... Much has been learned about the application of HRV in forest management from studies in the Pacific Northwest (Cissel et al. 1999, Wimberly et al. 2000, Agee 2003). Wimberly (2002) and Wimberly et al. (2004) investigated the HRV in landscape structure for the 2 million ha Oregon Coast Range province and concluded that old-growth forest (200 years) was the dominant forest type prior to Euro-American settlement, occupying at least 40% of the landscape on average. Wimberly et al. (2004) found that the current landscape is outside the HRV for major seral stages ranging from young to old growth, and for basic spatial patterns such as mean patch size and edge density. ...
... el et al. 1999, Wimberly et al. 2000, Agee 2003). Wimberly (2002) and Wimberly et al. (2004) investigated the HRV in landscape structure for the 2 million ha Oregon Coast Range province and concluded that old-growth forest (200 years) was the dominant forest type prior to Euro-American settlement, occupying at least 40% of the landscape on average. Wimberly et al. (2004) found that the current landscape is outside the HRV for major seral stages ranging from young to old growth, and for basic spatial patterns such as mean patch size and edge density. The amount of old-growth forest has been considerably reduced and fragmented, while the area of young forest has strongly increased and now comprises the ma ...
Article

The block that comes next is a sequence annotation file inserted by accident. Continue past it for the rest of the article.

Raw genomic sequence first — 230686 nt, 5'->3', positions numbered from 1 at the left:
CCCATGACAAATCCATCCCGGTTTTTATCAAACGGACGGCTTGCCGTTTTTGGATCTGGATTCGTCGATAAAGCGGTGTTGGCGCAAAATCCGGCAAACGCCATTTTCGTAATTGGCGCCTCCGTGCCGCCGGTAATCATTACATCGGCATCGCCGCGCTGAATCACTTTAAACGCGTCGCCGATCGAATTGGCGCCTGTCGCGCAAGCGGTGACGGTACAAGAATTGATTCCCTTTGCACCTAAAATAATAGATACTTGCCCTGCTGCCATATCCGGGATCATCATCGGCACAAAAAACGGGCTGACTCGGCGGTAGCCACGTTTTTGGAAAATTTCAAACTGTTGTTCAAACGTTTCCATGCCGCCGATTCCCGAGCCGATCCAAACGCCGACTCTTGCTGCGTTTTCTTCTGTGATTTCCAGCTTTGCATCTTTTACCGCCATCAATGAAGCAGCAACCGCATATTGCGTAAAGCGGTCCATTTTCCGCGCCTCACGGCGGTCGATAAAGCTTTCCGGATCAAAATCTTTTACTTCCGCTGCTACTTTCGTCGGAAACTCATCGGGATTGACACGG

We estimated the historical range of variability (HRV) of forest landscape structure under natural disturbance regimes at the scale of a physiographic province (Oregon Coast Range, 2 million ha) and evaluated the similarity to HRV of current and future landscapes under alternative management scenarios. We used a stochastic fire simulation model to simulate presettlement landscapes and quantified the HRV of landscape structure using multivariate analysis of landscape metrics. We examined two alternative policy scenarios simulated by two spatially explicit simulation models: (1) current management policies for 100 years into the future and (2) the wildfire scenario with no active management until it reached the HRV. The simulation results indicated that historical landscapes of the province were dynamic, composed of patches of various sizes and age classes ranging from 0 to >800 years including numerous, small, unburned forest islands. The current landscape was outside the HRV. The landscape did not return to the HRV in the 100 years under either scenario, largely because of lack of old-growth forests and the abundance of young forests. Under the current policy scenario, development of landscape structure was limited by the spatial arrangement of different ownerships and the highly contrasting management regimes among ownerships. As a result, the vegetation pattern after 100 years reflected the ownership pattern. Surprisingly, the wildfire scenario initially moved the landscape away from the HRV during the first 100 years, after which it moved toward the HRV, but it required many more centuries to reach it. Extensive forest management and human-caused fires in the 20th century have left legacies on the landscape that could take centuries to be obliterated by wildfire. Departure from the HRV can serve as an indicator of landscape conditions, but results depend on scale and quantification of landscape heterogeneity. The direct application of the concept of HRV to forest policy and management in large landscapes is often limited since not all ownerships may have ecological goals and future climate change is anticipated. Natural disturbance-based management at large scales would not show the projected effects on landscape structure within a typical policy time frame in highly managed landscapes.